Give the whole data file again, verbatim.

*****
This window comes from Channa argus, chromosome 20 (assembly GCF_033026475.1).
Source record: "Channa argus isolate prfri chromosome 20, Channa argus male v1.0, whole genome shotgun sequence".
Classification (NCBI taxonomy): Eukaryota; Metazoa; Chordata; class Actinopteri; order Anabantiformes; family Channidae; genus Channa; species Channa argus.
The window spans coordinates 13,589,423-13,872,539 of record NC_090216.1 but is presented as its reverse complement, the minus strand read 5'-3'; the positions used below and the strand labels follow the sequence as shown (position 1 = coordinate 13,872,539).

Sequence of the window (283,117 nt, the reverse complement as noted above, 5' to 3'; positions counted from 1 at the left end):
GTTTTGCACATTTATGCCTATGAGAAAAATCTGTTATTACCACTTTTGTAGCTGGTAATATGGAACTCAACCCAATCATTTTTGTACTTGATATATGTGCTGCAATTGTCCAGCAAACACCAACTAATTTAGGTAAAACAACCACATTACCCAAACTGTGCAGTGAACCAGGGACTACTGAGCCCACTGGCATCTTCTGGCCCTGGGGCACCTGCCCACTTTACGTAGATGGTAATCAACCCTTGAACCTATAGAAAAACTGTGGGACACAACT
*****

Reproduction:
This window comes from Channa argus, chromosome 20 (assembly GCF_033026475.1).
Source record: "Channa argus isolate prfri chromosome 20, Channa argus male v1.0, whole genome shotgun sequence".
Classification (NCBI taxonomy): Eukaryota; Metazoa; Chordata; class Actinopteri; order Anabantiformes; family Channidae; genus Channa; species Channa argus.
The window spans coordinates 13,589,423-13,872,539 of record NC_090216.1 but is presented as its reverse complement, the minus strand read 5'-3'; the positions used below and the strand labels follow the sequence as shown (position 1 = coordinate 13,872,539).

Sequence of the window (283,117 nt, the reverse complement as noted above, 5' to 3'; positions counted from 1 at the left end):
GTTTTGCACATTTATGCCTATGAGAAAAATCTGTTATTACCACTTTTGTAGCTGGTAATATGGAACTCAACCCAATCATTTTTGTACTTGATATATGTGCTGCAATTGTCCAGCAAACACCAACTAATTTAGGTAAAACAACCACATTACCCAAACTGTGCAGTGAACCAGGGACTACTGAGCCCACTGGCATCTTCTGGCCCTGGGGCACCTGCCCACTTTACGTAGATGGTAATCAACCCTTGAACCTATAGAAAAACTGTGGGACACAACT